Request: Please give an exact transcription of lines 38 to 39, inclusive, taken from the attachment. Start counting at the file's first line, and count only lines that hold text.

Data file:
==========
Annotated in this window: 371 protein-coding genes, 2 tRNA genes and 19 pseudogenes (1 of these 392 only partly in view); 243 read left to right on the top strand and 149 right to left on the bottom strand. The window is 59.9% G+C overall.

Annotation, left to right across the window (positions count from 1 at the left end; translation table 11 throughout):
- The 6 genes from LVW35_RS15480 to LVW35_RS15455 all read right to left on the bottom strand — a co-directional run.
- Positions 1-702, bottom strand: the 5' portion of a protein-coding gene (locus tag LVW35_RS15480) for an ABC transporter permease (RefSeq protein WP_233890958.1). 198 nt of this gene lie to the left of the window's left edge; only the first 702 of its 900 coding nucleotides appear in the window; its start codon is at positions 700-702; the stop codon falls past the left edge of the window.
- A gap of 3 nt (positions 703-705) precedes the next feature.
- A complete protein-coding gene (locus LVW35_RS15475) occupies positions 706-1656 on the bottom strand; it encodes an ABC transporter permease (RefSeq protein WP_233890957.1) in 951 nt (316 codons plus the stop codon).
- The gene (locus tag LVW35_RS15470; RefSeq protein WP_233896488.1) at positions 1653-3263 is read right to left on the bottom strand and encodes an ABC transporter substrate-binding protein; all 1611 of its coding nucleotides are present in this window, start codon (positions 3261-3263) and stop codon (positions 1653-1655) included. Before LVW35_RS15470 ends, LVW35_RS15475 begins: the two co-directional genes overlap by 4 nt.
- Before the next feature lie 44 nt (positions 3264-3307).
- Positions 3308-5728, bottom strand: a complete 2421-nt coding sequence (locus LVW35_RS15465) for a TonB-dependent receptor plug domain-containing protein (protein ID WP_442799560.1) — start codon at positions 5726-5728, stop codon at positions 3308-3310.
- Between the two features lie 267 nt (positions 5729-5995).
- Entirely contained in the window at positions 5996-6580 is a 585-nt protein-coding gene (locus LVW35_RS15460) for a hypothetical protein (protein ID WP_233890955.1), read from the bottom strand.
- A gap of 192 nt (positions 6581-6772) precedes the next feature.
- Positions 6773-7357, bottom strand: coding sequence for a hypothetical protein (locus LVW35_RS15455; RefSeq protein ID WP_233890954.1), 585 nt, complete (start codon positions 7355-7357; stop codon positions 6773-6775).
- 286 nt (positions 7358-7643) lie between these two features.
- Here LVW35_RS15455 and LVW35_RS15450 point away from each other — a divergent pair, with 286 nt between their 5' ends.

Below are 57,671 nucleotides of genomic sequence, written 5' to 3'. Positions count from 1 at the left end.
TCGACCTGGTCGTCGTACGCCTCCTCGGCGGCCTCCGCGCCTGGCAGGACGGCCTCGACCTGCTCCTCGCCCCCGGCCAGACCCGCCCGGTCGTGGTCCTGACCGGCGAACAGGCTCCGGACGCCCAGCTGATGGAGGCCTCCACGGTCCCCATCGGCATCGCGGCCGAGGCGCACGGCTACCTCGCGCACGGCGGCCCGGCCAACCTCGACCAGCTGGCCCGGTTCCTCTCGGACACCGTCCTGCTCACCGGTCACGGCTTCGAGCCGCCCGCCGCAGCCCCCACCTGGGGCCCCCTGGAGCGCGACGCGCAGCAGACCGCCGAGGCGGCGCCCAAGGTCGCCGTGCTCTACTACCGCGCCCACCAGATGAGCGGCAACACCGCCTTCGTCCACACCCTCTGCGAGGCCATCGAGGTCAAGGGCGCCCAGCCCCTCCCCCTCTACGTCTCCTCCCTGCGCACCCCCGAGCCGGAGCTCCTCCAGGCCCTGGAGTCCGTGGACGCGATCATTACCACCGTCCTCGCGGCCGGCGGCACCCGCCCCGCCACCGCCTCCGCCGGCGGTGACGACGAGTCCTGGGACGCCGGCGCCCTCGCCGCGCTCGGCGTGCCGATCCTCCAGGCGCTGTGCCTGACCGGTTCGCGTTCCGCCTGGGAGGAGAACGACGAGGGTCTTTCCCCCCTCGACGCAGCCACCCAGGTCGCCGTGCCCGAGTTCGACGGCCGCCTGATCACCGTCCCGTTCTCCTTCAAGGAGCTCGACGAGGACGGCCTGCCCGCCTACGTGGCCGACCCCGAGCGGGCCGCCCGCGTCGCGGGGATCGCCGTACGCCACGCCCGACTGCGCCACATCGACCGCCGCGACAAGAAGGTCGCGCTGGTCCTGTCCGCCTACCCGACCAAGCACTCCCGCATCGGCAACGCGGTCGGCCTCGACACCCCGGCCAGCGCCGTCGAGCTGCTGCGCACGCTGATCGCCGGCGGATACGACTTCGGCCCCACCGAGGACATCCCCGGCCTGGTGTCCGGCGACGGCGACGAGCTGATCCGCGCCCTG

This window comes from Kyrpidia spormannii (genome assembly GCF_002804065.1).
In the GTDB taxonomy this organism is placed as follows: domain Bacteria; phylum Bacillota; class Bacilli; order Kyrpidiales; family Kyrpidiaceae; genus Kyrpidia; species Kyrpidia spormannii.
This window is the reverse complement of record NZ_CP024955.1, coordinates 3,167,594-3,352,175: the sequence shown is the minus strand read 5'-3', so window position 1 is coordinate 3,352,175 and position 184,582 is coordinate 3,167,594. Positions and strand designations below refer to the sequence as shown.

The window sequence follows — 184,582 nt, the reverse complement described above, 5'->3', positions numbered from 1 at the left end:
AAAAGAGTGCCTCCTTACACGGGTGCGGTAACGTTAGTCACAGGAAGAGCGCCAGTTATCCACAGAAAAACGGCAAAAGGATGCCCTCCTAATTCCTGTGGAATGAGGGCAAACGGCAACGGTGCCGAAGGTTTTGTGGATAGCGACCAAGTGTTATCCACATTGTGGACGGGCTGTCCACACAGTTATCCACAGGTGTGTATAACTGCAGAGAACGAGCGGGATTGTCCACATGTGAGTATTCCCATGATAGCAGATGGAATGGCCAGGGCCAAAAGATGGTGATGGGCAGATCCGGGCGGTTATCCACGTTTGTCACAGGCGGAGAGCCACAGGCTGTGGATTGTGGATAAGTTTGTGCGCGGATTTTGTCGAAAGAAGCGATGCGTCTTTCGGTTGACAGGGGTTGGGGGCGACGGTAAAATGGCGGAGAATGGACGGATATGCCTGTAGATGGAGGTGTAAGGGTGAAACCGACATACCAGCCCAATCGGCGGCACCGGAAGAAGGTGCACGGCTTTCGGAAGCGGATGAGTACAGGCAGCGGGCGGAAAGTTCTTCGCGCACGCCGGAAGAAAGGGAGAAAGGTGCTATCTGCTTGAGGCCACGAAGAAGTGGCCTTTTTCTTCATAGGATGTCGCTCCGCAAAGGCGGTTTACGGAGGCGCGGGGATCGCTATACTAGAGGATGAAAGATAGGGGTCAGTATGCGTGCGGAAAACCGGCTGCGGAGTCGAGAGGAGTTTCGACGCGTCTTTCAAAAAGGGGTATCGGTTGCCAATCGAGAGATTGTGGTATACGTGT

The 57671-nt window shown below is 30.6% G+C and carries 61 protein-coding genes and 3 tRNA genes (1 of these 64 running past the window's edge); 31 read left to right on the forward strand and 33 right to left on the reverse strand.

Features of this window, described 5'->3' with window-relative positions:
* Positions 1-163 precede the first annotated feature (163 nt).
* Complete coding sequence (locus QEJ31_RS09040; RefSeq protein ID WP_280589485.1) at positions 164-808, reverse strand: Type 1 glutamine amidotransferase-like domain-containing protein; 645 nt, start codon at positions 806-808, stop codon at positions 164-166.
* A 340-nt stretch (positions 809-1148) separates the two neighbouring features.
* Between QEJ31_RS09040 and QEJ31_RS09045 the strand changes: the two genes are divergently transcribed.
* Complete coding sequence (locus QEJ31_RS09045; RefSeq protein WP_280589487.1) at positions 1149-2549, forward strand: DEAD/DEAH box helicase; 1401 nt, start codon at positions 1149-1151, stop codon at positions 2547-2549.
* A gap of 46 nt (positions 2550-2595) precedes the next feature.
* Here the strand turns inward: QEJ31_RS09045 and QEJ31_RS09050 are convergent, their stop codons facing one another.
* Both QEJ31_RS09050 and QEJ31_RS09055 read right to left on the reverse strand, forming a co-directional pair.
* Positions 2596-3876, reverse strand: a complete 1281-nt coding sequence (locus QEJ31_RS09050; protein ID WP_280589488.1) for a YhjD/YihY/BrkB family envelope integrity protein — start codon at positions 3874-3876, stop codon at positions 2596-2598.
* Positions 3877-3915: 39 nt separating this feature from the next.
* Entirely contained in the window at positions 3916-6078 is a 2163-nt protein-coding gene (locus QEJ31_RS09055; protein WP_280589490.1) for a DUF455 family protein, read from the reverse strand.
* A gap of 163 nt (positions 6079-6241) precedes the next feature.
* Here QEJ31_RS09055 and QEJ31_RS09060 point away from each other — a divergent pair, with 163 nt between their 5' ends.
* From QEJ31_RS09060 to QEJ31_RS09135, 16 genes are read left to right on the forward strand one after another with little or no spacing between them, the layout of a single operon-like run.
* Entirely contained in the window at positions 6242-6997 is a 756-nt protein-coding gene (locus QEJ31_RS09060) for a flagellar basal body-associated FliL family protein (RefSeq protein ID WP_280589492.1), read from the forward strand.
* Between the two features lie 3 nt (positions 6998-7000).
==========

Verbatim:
* From QEJ31_RS09060 to QEJ31_RS09135, 16 genes are read left to right on the forward strand one after another with little or no spacing between them, the layout of a single operon-like run.
* Entirely contained in the window at positions 6242-6997 is a 756-nt protein-coding gene (locus QEJ31_RS09060) for a flagellar basal body-associated FliL family protein (RefSeq protein ID WP_280589492.1), read from the forward strand.